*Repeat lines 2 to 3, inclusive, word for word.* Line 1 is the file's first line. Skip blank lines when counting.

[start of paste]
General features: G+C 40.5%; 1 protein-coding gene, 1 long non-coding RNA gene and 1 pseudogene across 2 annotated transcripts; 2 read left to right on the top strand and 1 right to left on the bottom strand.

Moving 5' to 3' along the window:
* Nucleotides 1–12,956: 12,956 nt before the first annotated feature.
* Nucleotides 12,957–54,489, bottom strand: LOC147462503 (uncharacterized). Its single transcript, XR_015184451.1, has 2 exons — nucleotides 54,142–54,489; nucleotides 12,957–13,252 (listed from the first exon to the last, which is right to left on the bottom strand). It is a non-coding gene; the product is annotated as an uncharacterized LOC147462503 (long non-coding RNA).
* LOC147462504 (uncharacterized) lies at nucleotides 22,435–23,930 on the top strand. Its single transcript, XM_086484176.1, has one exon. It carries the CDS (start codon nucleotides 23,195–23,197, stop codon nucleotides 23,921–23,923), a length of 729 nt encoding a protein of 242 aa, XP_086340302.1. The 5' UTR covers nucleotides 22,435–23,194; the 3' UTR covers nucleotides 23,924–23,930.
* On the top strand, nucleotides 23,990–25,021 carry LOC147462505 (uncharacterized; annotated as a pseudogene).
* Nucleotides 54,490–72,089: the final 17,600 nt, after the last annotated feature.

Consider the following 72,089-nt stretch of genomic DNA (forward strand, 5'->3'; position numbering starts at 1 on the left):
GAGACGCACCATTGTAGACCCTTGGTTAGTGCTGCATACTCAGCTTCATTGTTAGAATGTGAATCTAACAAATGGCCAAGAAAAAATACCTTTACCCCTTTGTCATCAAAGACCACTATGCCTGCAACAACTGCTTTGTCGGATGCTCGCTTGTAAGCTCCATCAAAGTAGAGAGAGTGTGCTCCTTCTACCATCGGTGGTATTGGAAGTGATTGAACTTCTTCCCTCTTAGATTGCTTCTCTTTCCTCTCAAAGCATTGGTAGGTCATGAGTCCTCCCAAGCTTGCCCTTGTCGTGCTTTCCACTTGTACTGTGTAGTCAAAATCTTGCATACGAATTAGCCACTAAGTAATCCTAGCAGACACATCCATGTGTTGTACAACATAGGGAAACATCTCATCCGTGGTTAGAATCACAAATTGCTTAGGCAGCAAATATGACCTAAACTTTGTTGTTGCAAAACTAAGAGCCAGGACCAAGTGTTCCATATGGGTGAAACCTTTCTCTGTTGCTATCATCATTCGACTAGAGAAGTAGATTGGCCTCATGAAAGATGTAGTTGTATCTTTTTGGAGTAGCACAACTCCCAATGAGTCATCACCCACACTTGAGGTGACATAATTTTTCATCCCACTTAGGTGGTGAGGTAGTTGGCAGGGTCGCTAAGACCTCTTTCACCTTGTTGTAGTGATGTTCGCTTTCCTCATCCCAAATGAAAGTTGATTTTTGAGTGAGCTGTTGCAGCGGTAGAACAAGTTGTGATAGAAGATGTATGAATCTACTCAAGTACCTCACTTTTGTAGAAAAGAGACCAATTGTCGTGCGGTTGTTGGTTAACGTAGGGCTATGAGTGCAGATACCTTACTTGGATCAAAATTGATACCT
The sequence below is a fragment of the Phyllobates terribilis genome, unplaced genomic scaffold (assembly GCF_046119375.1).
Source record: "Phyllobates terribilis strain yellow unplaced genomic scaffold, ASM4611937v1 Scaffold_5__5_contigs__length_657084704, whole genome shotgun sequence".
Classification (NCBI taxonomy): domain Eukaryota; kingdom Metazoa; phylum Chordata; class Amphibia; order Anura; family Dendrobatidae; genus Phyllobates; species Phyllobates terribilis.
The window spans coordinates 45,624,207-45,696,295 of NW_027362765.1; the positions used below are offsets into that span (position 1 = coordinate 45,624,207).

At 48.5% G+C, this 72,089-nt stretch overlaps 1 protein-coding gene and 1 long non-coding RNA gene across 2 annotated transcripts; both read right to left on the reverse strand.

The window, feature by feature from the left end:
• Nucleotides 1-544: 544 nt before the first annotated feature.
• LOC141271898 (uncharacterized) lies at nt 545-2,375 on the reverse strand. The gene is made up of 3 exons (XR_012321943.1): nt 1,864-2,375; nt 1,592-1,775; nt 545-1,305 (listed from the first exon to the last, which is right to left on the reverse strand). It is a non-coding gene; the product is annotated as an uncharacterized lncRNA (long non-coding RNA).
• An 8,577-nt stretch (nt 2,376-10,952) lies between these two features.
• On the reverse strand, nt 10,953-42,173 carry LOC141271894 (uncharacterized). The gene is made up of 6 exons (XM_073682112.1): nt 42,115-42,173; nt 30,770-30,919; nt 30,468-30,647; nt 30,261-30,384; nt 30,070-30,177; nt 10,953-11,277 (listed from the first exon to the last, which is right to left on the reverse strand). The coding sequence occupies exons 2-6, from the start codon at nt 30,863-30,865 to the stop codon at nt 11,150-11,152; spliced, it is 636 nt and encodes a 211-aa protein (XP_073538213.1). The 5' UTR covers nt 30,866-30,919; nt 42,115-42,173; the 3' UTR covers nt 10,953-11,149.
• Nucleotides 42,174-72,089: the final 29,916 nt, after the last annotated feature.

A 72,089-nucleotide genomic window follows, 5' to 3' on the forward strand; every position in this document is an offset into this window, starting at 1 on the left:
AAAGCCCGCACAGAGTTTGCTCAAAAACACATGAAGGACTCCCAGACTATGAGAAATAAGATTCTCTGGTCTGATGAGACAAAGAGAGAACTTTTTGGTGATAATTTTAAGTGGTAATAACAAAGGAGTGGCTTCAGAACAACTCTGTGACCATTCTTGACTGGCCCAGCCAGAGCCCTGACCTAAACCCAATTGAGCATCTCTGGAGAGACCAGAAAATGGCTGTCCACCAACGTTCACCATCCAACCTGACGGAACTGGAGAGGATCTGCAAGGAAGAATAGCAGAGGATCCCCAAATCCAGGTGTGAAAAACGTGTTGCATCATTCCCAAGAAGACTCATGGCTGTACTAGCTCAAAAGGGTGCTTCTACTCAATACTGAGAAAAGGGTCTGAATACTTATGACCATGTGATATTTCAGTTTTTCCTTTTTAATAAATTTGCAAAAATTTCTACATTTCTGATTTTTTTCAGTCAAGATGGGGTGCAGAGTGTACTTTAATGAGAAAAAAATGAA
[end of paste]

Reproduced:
Moving 5' to 3' along the window:
* Nucleotides 1–12,956: 12,956 nt before the first annotated feature.